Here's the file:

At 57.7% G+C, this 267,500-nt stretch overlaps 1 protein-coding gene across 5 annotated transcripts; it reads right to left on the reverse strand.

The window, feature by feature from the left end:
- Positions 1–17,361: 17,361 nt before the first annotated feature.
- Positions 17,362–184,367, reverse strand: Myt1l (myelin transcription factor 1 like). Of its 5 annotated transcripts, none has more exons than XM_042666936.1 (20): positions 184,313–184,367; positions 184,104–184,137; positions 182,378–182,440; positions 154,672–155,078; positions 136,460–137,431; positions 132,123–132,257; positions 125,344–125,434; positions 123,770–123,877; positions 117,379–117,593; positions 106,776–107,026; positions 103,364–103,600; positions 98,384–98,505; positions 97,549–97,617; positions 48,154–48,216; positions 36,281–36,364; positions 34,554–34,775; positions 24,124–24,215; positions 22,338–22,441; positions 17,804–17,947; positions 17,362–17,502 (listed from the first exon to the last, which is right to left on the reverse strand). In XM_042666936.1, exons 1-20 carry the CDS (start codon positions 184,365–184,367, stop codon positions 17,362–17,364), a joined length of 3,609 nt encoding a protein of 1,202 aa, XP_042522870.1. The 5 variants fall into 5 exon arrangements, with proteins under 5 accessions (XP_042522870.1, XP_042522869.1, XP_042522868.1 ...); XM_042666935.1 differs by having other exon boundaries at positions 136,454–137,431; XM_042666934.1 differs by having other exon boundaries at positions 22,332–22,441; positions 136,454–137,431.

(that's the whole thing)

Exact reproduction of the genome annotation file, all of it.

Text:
At 57.7% G+C, this 267,500-nt stretch overlaps 1 protein-coding gene across 5 annotated transcripts; it reads right to left on the reverse strand.

The window, feature by feature from the left end:
- Positions 1–17,361: 17,361 nt before the first annotated feature.
- Positions 17,362–184,367, reverse strand: Myt1l (myelin transcription factor 1 like). Of its 5 annotated transcripts, none has more exons than XM_042666936.1 (20): positions 184,313–184,367; positions 184,104–184,137; positions 182,378–182,440; positions 154,672–155,078; positions 136,460–137,431; positions 132,123–132,257; positions 125,344–125,434; positions 123,770–123,877; positions 117,379–117,593; positions 106,776–107,026; positions 103,364–103,600; positions 98,384–98,505; positions 97,549–97,617; positions 48,154–48,216; positions 36,281–36,364; positions 34,554–34,775; positions 24,124–24,215; positions 22,338–22,441; positions 17,804–17,947; positions 17,362–17,502 (listed from the first exon to the last, which is right to left on the reverse strand). In XM_042666936.1, exons 1-20 carry the CDS (start codon positions 184,365–184,367, stop codon positions 17,362–17,364), a joined length of 3,609 nt encoding a protein of 1,202 aa, XP_042522870.1. The 5 variants fall into 5 exon arrangements, with proteins under 5 accessions (XP_042522870.1, XP_042522869.1, XP_042522868.1 ...); XM_042666935.1 differs by having other exon boundaries at positions 136,454–137,431; XM_042666934.1 differs by having other exon boundaries at positions 22,332–22,441; positions 136,454–137,431.